Most superhero movies take place in some version of New York City or Chicago. Black Panther showed a little bit of Oakland, and Ant-Man showcased San Francisco in a way that correlated the whimsy of its hilly streets and colorful housing with the wacky premise of a man that can shrink down to be the size of an ant.

In Venom, every other scene of Eddie/Venom is a shot of a street, or a vista, in San Francisco. Except this San Francisco is an idealized version, with a slight mention of the homeless problems that has become epidemic to the city for the last decade. That gritty realism, if shown more, would have better matched the dark subject matter.


One thing that was not successfully telegraphed in the trailers but came as a happy surprise during the film was just well-conceived the Venom character is. While the Venom symbiote is to some extent a reflection of Eddie Brock, Venom has his own “personality” and his own sense of humor.

And for any fans concerned about the extent to which Venom is allowed to well, be Venom, the film pushes the extent of the carnage he inflicts just as much as the PG-13 rating will allow. Venom is even given a spectrum of emotions and ideologies beyond just rage, and it makes for a truly unique character.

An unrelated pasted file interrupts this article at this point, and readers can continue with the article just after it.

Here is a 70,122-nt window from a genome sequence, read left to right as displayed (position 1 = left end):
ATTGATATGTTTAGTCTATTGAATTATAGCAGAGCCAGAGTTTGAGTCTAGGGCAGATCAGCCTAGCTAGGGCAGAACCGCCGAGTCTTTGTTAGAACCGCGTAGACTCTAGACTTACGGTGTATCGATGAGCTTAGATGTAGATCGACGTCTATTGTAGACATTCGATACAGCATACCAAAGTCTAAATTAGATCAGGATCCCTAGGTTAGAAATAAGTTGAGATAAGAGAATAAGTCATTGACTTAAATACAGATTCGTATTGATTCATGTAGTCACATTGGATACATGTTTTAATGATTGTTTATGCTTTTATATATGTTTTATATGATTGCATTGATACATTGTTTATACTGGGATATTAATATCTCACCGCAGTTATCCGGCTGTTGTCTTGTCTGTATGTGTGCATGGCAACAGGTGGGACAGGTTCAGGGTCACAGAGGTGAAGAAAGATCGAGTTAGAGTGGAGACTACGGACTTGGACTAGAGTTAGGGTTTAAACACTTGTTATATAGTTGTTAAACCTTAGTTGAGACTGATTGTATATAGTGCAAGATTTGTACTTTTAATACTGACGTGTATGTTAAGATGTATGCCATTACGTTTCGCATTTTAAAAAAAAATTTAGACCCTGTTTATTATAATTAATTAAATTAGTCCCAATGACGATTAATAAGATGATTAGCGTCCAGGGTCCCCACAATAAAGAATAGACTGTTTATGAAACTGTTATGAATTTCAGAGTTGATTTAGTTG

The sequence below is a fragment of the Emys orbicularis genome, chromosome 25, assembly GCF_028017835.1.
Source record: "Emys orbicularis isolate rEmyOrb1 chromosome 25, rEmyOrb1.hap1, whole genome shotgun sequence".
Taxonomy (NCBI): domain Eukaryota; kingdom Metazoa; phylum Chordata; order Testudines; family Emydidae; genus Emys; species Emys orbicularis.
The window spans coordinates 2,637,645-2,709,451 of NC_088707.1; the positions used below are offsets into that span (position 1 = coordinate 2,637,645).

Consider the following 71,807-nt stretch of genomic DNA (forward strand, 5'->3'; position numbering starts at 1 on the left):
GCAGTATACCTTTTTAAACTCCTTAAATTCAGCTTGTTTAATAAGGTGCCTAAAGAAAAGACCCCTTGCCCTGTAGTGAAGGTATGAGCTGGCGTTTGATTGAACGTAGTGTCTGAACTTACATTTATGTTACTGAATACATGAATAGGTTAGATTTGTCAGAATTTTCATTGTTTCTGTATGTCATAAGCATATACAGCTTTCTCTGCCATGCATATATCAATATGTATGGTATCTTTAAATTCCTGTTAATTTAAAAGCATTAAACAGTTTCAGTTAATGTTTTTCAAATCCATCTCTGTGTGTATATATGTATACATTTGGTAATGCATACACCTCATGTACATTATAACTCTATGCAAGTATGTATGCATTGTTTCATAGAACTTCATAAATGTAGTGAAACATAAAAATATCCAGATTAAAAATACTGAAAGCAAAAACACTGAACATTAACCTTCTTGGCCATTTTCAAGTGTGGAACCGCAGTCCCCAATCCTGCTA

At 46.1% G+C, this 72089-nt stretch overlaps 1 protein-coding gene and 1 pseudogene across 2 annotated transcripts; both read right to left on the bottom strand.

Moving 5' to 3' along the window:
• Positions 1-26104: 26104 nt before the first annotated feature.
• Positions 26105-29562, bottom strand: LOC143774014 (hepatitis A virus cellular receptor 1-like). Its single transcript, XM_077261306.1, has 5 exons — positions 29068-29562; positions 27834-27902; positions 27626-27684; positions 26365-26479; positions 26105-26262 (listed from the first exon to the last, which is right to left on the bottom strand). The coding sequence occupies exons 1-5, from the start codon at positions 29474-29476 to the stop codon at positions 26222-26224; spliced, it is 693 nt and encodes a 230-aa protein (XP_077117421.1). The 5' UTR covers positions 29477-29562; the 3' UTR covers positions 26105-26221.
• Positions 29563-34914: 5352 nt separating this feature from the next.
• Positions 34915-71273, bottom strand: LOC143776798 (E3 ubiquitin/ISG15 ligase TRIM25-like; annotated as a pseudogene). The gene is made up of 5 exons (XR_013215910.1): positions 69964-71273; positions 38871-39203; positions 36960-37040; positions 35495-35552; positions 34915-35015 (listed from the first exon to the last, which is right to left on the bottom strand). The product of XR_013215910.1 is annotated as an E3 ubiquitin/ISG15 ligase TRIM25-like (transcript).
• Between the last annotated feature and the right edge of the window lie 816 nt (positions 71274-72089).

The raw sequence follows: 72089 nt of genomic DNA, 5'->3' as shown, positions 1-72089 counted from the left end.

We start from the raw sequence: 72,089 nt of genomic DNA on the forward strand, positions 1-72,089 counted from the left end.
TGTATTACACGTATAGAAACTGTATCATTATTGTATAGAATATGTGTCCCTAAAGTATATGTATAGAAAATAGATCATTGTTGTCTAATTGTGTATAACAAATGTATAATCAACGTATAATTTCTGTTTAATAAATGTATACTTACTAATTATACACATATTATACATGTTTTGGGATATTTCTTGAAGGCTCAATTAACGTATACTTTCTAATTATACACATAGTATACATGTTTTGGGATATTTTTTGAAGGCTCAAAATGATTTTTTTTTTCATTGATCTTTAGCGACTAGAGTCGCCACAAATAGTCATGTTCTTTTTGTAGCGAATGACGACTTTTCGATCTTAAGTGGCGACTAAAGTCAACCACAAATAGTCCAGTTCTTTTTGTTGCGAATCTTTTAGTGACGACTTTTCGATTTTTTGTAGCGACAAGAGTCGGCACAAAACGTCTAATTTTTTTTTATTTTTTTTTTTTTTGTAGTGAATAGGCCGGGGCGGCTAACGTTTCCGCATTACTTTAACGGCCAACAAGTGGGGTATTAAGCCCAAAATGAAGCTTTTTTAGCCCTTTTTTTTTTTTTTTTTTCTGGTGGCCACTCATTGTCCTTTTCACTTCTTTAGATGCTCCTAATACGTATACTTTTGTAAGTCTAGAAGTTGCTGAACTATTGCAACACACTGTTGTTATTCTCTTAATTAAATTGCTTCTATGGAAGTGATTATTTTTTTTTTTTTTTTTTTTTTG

It’s odd that Sony owns the rights to Spider-Man, a Marvel character, and only “loans” him out to Disney for the Avengers films. It’s odder still that Sony owns the rights to Venom, and makes his feature film with no mention of Spider-Man. This means (and Sony has said as much) that Venom takes place outside of the MCU, and it definitely feels isolated from other superhero world events.

A bigger concern to Venom canon is that Spider-Man has always been a major part of the Venom origin story; when the symbiote attaches itself to Eddie Brock, Eddie hates Peter Parker/Spider-Man for costing him his job at the Bugle, and Venom feeds off his hatred of Spider-Man, getting more powerful because of it.